Finally, last week we noted the narrowing leadership in the LargeCap S&P 500. The largest 90 of the S&P 500 are showing gains for the year, while the remaining 410 are, on average, down substantially. The same situation – but even more narrow – exists in the Nasdaq 100, the home of the largest tech titans. A new acronym has been born – “FANG”. FANG stands for Facebook, Amazon, Netflix and Google. One could say that “without FANG, the market’s not worth a dang!” Consider this: with FANG, the Nasdaq 100 is +10% for the year; but without just these four FANG members (leaving 96 other Nasdaq 100 stocks), the Nasdaq 100 is -5% for the year.
(sources: Reuters, Barron’s, Wall St Journal, Bloomberg.com, ft.com, guggenheimpartners.com, ritholtz.com, markit.com, financialpost.com, Eurostat, Statistics Canada, Yahoo! Finance, stocksandnews.com, marketwatch.com, wantchinatimes.com, BBC, 361capital.com, pensionpartners.com, cnbc.com)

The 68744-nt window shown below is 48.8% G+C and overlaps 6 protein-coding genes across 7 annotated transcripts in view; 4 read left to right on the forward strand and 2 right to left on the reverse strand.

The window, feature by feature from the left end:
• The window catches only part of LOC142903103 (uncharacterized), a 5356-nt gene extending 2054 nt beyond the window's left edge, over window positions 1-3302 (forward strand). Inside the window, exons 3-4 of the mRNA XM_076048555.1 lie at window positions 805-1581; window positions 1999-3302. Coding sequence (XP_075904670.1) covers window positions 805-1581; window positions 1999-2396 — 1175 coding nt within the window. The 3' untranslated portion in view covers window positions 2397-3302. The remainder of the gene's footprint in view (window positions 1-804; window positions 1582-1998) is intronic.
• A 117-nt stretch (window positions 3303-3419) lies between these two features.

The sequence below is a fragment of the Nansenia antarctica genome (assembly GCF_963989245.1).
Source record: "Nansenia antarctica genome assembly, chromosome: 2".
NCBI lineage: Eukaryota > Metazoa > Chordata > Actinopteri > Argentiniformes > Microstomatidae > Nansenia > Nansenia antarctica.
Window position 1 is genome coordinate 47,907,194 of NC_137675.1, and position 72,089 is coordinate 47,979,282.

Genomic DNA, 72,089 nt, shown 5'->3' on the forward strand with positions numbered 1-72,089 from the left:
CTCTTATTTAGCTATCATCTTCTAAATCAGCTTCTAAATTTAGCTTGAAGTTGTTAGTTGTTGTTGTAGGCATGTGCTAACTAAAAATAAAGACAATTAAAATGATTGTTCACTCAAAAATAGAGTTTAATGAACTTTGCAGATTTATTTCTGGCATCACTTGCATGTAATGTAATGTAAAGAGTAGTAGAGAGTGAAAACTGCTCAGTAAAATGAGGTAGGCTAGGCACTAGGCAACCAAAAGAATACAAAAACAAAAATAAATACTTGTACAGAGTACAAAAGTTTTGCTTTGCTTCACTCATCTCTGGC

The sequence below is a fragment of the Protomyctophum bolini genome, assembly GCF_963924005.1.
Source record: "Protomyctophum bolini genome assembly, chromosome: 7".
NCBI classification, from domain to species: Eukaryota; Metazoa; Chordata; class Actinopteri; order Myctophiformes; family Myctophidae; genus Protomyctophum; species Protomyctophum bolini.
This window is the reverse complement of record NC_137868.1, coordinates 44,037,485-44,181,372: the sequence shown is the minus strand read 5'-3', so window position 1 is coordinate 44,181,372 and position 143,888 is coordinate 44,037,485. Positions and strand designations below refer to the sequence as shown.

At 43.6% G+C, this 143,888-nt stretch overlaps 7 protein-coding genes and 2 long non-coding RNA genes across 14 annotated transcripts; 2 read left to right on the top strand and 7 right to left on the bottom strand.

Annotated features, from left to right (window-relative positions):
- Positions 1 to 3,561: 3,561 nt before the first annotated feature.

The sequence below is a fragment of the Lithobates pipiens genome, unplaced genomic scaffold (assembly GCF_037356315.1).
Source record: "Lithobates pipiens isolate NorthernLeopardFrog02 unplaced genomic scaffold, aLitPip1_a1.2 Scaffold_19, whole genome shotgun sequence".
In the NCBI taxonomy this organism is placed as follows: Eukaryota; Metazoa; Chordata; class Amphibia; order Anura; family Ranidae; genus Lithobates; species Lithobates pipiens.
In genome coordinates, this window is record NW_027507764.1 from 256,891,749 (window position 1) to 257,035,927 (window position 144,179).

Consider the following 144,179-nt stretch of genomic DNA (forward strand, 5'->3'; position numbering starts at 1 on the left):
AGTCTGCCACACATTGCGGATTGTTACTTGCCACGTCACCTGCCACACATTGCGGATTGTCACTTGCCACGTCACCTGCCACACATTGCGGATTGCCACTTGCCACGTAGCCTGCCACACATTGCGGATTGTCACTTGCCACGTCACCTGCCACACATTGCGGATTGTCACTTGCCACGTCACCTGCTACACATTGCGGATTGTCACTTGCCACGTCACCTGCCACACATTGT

The ranking relationship (shown in Fig. 5) between the defensive SHUT sectors (“S”=Staples [a.k.a. consumer non-cyclical], “H”=Healthcare, “U”=Utilities and “T”=Telecom) and the offensive DIME sectors (“D”=Discretionary [a.k.a. Consumer Cyclical], “I”=Industrial, “M”=Materials, “E”=Energy), is one way to gauge institutional investor sentiment in the market.
The average ranking of Defensive SHUT sectors rose to 16.8 from the prior week’s 18.0, while the average ranking of Offensive DIME sectors fell slightly to 11.0 from the prior week’s 10.8. The Offensive DIME sectors continue to lead the Defensive SHUT sectors. Note: these are “ranks”, not “scores”, so smaller numbers are higher ranks and larger numbers are lower ranks.